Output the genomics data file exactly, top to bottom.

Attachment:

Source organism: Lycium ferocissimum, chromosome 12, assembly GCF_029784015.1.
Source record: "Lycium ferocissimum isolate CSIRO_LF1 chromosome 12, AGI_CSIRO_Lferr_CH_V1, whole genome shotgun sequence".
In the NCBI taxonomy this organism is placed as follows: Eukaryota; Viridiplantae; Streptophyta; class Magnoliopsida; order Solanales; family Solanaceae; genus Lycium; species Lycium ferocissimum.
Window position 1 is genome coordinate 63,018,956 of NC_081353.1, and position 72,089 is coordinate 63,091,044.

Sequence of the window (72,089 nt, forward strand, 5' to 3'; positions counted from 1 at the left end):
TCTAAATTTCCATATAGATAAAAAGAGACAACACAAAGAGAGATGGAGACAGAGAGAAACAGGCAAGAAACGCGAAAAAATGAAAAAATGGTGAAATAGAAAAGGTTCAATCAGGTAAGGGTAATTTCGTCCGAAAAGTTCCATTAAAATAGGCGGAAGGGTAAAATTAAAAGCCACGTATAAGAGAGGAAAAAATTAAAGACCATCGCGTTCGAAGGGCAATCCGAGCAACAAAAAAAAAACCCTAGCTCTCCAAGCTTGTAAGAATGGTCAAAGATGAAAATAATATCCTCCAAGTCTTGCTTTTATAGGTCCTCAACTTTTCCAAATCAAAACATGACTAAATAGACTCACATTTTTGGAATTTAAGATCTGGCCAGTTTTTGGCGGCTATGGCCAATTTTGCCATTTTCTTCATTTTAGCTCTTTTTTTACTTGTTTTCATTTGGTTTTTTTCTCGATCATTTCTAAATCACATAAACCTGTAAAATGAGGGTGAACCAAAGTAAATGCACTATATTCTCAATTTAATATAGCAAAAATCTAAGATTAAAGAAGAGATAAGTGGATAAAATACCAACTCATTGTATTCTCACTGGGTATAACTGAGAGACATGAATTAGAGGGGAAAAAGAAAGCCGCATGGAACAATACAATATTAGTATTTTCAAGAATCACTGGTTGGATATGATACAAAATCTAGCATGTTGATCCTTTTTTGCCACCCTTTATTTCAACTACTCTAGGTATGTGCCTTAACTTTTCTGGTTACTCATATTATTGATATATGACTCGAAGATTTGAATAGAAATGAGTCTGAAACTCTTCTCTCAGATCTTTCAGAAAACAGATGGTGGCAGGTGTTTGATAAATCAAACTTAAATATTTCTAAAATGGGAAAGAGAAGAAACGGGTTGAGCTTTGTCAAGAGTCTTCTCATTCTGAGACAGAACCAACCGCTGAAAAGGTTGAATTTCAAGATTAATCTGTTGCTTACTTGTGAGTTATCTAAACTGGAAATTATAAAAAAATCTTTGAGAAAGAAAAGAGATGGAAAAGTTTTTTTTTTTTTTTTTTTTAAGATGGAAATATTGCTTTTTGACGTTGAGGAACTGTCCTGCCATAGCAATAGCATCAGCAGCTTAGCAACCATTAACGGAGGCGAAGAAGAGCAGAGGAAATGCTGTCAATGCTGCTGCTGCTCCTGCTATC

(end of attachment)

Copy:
Source organism: Lycium ferocissimum, chromosome 12, assembly GCF_029784015.1.
Source record: "Lycium ferocissimum isolate CSIRO_LF1 chromosome 12, AGI_CSIRO_Lferr_CH_V1, whole genome shotgun sequence".
In the NCBI taxonomy this organism is placed as follows: Eukaryota; Viridiplantae; Streptophyta; class Magnoliopsida; order Solanales; family Solanaceae; genus Lycium; species Lycium ferocissimum.
Window position 1 is genome coordinate 63,018,956 of NC_081353.1, and position 72,089 is coordinate 63,091,044.

Sequence of the window (72,089 nt, forward strand, 5' to 3'; positions counted from 1 at the left end):
TCTAAATTTCCATATAGATAAAAAGAGACAACACAAAGAGAGATGGAGACAGAGAGAAACAGGCAAGAAACGCGAAAAAATGAAAAAATGGTGAAATAGAAAAGGTTCAATCAGGTAAGGGTAATTTCGTCCGAAAAGTTCCATTAAAATAGGCGGAAGGGTAAAATTAAAAGCCACGTATAAGAGAGGAAAAAATTAAAGACCATCGCGTTCGAAGGGCAATCCGAGCAACAAAAAAAAAACCCTAGCTCTCCAAGCTTGTAAGAATGGTCAAAGATGAAAATAATATCCTCCAAGTCTTGCTTTTATAGGTCCTCAACTTTTCCAAATCAAAACATGACTAAATAGACTCACATTTTTGGAATTTAAGATCTGGCCAGTTTTTGGCGGCTATGGCCAATTTTGCCATTTTCTTCATTTTAGCTCTTTTTTTACTTGTTTTCATTTGGTTTTTTTCTCGATCATTTCTAAATCACATAAACCTGTAAAATGAGGGTGAACCAAAGTAAATGCACTATATTCTCAATTTAATATAGCAAAAATCTAAGATTAAAGAAGAGATAAGTGGATAAAATACCAACTCATTGTATTCTCACTGGGTATAACTGAGAGACATGAATTAGAGGGGAAAAAGAAAGCCGCATGGAACAATACAATATTAGTATTTTCAAGAATCACTGGTTGGATATGATACAAAATCTAGCATGTTGATCCTTTTTTGCCACCCTTTATTTCAACTACTCTAGGTATGTGCCTTAACTTTTCTGGTTACTCATATTATTGATATATGACTCGAAGATTTGAATAGAAATGAGTCTGAAACTCTTCTCTCAGATCTTTCAGAAAACAGATGGTGGCAGGTGTTTGATAAATCAAACTTAAATATTTCTAAAATGGGAAAGAGAAGAAACGGGTTGAGCTTTGTCAAGAGTCTTCTCATTCTGAGACAGAACCAACCGCTGAAAAGGTTGAATTTCAAGATTAATCTGTTGCTTACTTGTGAGTTATCTAAACTGGAAATTATAAAAAAATCTTTGAGAAAGAAAAGAGATGGAAAAGTTTTTTTTTTTTTTTTTTTTAAGATGGAAATATTGCTTTTTGACGTTGAGGAACTGTCCTGCCATAGCAATAGCATCAGCAGCTTAGCAACCATTAACGGAGGCGAAGAAGAGCAGAGGAAATGCTGTCAATGCTGCTGCTGCTCCTGCTATC